I’m a lucky guy because I have a good pair of eyes and can read about two books a month. Out of the twenty-plus books I’ve read recently, Ken Wytsma’s Create vs. Copy stands above and beyond the rest. It’s a brilliant, inspiring manifesto on how maximizing the power of creativity can literally change the world and your own life. I’m particularly excited about this book because it’s shown me the path for how I hope to invest my remaining time on earth. Important stuff indeed.
Everyone needs to seek out books (and people) that are able to provide guidance on the big questions in life. I read somewhere that a very effective practice is to ask “why” at least three different times when making an important decision. For example, if my son someday tells me, “Papa, I’d like to get a job that makes a lot of money.” I would ask him, “Why do you want a lot of money?” If he explains this is because he’d like a fast car, I’d ask a second “why do you want a fast car?” and perhaps he’d answer that it would make him happy, and then I’d proceed with asking the third why about happiness. I say all this to explain that Wytsma’s Create vs. Copy asks and answers the “why” on living a creative life that goes multiple levels deep.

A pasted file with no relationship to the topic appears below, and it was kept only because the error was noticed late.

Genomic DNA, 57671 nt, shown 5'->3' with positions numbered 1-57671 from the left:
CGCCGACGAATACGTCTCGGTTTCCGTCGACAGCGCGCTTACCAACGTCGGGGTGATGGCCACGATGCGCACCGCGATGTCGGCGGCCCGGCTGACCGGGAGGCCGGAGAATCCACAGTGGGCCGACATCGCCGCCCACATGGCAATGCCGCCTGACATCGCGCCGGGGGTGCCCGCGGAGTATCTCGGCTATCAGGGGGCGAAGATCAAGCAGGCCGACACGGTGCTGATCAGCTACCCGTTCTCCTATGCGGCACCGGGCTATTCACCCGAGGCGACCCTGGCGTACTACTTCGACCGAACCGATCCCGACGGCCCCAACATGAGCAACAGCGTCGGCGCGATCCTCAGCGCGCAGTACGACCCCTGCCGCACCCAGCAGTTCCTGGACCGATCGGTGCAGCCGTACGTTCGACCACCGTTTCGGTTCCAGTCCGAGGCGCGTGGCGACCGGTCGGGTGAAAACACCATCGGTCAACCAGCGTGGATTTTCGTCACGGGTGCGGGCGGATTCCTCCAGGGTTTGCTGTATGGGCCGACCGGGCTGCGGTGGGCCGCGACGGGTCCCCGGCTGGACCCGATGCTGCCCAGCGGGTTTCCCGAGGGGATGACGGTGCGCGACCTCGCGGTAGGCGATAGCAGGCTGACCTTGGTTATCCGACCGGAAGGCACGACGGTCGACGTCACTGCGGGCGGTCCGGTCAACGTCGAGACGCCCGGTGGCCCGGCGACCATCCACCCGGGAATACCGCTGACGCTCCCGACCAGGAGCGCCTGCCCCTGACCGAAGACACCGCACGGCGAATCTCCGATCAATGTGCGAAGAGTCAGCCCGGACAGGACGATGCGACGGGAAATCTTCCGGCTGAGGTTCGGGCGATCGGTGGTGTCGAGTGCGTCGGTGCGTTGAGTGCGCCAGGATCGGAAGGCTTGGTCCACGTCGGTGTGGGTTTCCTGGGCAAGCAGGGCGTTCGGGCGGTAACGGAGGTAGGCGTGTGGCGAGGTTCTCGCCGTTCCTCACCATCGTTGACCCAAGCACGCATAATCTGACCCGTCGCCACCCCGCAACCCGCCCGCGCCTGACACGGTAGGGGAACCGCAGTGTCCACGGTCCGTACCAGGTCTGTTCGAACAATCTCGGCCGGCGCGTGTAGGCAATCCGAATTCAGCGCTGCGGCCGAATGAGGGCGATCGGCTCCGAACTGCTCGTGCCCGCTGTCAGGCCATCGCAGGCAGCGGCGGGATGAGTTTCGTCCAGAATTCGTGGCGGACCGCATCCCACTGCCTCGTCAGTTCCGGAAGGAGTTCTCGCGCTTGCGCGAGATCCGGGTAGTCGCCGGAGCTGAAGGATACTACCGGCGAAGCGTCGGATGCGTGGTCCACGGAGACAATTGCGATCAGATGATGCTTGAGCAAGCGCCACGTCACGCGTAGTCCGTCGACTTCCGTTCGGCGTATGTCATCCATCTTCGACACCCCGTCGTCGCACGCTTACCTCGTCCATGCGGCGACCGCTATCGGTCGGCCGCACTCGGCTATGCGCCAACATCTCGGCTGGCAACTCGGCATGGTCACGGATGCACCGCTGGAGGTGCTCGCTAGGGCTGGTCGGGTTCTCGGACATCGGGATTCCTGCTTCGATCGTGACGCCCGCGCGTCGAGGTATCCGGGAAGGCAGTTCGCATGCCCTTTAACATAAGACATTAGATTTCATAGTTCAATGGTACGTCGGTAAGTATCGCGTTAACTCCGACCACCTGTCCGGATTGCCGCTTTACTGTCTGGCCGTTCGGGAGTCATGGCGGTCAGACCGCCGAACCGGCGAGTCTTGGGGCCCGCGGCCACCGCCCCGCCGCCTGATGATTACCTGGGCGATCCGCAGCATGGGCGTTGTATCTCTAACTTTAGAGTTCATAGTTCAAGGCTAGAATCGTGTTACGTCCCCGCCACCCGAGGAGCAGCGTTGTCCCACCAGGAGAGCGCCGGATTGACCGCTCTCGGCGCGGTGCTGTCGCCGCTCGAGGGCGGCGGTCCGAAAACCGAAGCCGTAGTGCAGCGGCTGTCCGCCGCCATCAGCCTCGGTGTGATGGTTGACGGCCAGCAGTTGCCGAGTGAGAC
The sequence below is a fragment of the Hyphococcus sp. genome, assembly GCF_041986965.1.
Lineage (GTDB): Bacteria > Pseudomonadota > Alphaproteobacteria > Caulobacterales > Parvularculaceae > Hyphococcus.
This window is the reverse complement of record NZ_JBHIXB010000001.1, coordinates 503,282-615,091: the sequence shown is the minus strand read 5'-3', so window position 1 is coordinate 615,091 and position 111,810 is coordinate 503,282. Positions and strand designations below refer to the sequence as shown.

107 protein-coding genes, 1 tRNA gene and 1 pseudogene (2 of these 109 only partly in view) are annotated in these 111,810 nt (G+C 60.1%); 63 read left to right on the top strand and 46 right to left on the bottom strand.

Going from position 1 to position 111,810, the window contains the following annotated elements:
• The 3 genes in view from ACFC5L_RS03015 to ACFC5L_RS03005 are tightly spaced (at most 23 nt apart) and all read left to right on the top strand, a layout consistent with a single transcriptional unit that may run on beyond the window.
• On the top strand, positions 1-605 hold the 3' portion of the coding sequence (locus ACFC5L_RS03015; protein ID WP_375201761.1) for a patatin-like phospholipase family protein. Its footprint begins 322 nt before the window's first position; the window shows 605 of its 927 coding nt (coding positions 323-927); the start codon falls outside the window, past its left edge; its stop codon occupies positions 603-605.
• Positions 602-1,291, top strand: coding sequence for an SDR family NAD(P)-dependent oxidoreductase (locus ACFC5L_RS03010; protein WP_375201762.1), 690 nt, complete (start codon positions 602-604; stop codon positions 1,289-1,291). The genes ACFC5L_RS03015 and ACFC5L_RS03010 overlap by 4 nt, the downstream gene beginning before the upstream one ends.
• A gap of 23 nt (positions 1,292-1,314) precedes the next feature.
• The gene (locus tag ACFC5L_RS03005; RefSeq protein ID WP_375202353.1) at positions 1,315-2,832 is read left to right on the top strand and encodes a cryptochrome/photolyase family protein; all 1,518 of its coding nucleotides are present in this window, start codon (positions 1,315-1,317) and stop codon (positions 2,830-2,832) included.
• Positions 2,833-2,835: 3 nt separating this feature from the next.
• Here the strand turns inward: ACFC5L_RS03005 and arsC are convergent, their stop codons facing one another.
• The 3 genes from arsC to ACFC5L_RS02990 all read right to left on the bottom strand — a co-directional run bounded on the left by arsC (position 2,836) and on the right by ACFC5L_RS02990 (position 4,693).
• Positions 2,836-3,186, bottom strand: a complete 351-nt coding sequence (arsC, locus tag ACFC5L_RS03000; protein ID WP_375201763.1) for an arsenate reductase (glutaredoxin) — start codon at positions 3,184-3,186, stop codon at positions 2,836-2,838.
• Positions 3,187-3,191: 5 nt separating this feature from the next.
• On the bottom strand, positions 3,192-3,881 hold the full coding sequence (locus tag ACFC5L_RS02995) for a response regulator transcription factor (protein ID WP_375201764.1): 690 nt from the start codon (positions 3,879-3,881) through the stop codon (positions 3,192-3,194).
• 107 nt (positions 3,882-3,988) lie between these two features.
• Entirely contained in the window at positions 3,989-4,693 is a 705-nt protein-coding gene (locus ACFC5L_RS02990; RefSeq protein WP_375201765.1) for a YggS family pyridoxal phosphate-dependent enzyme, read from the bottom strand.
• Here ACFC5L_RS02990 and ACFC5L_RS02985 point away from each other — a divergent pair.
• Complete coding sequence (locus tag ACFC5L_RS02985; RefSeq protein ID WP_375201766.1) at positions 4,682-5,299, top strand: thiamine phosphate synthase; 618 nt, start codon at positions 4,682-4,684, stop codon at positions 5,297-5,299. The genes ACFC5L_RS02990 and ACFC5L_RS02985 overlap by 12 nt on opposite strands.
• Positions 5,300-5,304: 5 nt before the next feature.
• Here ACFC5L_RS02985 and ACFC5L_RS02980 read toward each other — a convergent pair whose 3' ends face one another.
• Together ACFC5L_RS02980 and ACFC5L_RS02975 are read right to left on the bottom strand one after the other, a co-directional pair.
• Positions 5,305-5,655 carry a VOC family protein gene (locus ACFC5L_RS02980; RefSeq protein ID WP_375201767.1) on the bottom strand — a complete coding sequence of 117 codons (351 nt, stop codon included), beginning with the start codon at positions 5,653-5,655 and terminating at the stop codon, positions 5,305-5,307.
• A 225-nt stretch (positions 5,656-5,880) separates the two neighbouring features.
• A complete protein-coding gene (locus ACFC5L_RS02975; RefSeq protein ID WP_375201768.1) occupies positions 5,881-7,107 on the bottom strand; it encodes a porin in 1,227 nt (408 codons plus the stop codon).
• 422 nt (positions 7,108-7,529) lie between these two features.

Many books explain the practical power that is unleashed by thinking in a creative way. Create vs. Copy does this very effectively as well. However, my favorite part about this book is that it pursues the basis for creativity by asking the “ultimate” why. It then looks for answers in the nature of the universe itself – in the nature of the Creator of all things. Because we are made in the image of God, who is a creator, we too can and should be creators. We’ve been given the freedom to create and if we fail to do so, we are missing out on much of the joy that should accompany life.
Wytsma quotes Madeleine L’Engle in the first chapter, who sums up the importance of this book: “But unless we are creators we are not fully alive.” Let’s live life to the full and be a part of building something beautiful with the time we’ve been given.